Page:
Frontiers in Plant Science
Environmental Studies Program
Native American Studies Program
The ecological impacts of invasive plants increase dramatically with time since invasion. Targeting young populations for treatment is therefore an economically and ecologically effective management approach, especially when linked to post-treatment monitoring to evaluate the efficacy of management. However, collecting detailed field-based post-treatment data is prohibitively expensive, typically resulting in inadequate documentation of the ecological effects of invasive plant management.
Alternative approaches, such as remote detection with unmanned aerial vehicles (UAV), provide an opportunity to advance the science and practice of restoration ecology. In this study, we sought to determine the plant community response to different mechanical removal treatments to a dominant invasive wetland macrophyte (Typha spp.) along an age-gradient within a Great Lakes coastal wetland. We assessed the post-treatment responses with both intensive field vegetation and UAV data. Prior to treatment, the oldest Typha stands had the lowest plant diversity, lowest native sedge (Carex spp.) cover, and the greatest Typha cover. Following treatment, plots that were mechanically harvested below the surface of the water differed from unharvested control and above-water harvested plots for several plant community measures, including lower Typha dominance, lower native plant cover, and greater floating and submerged aquatic species cover. Repeated-measures analysis revealed that above-water cutting increased plant diversity and aquatic species cover across all ages, and maintained native Carex spp. cover in the youngest portions of Typha stands. UAV data revealed significant post-treatment differences in normalized difference vegetation index (NDVI) scores, blue band reflectance, and vegetation height, and these remotely collected measures corresponded to field observations. Our findings suggest that both mechanically harvesting the above-water biomass of young Typha stands and harvesting older stands below-water will promote overall native community resilience, and increase the abundance of the floating and submerged aquatic plant guilds, which are the most vulnerable to invasions by large macrophytes. UAV’s provided fast and spatially expansive data compared to field monitoring, and effectively measured plant community structural responses to different treatments. Study results suggest pairing UAV flights with targeted field data collection to maximize the quality of post-restoration vegetation monitoring.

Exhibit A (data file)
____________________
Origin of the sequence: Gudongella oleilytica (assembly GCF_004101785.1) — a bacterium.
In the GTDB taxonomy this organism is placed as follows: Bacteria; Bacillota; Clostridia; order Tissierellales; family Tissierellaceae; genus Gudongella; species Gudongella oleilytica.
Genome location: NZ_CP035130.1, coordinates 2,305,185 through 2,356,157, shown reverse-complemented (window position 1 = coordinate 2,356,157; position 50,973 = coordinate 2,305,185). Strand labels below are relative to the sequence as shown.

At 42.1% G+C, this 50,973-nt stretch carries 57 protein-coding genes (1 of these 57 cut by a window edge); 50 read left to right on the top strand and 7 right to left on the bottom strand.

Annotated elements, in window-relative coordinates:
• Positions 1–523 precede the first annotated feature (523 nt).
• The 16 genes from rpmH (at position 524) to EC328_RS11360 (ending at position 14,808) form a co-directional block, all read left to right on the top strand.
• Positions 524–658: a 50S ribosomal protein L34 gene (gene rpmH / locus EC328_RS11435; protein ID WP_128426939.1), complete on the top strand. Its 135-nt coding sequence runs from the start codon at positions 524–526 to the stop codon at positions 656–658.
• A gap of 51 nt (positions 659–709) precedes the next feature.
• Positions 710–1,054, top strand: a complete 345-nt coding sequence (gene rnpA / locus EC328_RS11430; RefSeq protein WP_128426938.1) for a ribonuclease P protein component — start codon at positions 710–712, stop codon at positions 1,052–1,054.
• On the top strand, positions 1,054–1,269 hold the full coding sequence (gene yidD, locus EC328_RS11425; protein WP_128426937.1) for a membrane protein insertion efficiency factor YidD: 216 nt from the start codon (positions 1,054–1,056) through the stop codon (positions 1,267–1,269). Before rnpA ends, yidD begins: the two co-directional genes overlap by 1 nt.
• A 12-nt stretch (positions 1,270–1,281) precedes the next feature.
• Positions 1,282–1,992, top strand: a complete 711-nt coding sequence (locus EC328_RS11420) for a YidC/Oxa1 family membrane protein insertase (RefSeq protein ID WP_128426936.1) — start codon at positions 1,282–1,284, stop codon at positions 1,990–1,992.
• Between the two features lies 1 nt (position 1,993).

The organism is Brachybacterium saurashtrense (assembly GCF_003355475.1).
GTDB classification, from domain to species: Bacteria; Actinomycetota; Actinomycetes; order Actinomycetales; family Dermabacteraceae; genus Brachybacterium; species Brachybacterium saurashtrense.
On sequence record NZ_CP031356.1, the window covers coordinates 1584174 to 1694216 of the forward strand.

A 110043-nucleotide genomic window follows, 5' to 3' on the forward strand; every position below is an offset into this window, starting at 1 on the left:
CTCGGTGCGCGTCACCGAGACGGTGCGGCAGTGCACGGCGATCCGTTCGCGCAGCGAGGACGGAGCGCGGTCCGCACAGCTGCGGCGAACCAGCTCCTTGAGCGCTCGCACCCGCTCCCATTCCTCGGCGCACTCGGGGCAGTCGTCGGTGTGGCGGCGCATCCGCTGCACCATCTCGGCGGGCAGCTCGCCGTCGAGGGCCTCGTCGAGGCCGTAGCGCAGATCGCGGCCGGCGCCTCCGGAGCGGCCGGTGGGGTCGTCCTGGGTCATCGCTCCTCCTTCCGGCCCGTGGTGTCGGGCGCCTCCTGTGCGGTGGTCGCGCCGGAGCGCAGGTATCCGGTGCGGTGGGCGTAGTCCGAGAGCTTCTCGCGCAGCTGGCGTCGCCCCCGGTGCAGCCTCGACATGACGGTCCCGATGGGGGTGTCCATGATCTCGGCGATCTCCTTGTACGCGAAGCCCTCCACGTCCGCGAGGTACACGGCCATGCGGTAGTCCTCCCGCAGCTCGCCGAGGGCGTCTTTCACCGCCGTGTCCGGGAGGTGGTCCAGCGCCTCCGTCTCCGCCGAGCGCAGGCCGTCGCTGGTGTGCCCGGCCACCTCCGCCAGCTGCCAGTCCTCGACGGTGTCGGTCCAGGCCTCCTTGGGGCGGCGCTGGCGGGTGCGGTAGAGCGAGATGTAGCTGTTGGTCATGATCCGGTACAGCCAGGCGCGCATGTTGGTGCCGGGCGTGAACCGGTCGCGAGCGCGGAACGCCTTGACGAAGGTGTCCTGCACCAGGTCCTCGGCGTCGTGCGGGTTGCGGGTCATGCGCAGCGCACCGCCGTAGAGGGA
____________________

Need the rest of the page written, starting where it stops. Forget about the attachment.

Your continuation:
Dartmouth Digital Commons Citation
Lishawa, Shane C.; Carson, Brendan D.; Brandt, Jodi S.; Tallant, Jason M.; Reo, Nicholas; Albert, Dennis; Monks, Andrew; Lautenbach, Joseph; and Clark, Eric, "Mechanical Harvesting Effectively Controls Young Typha spp. Invasion and Unmanned Aerial Vehicle Data Enhances Post-Treatment Monitoring" (2017). Dartmouth Scholarship. 876.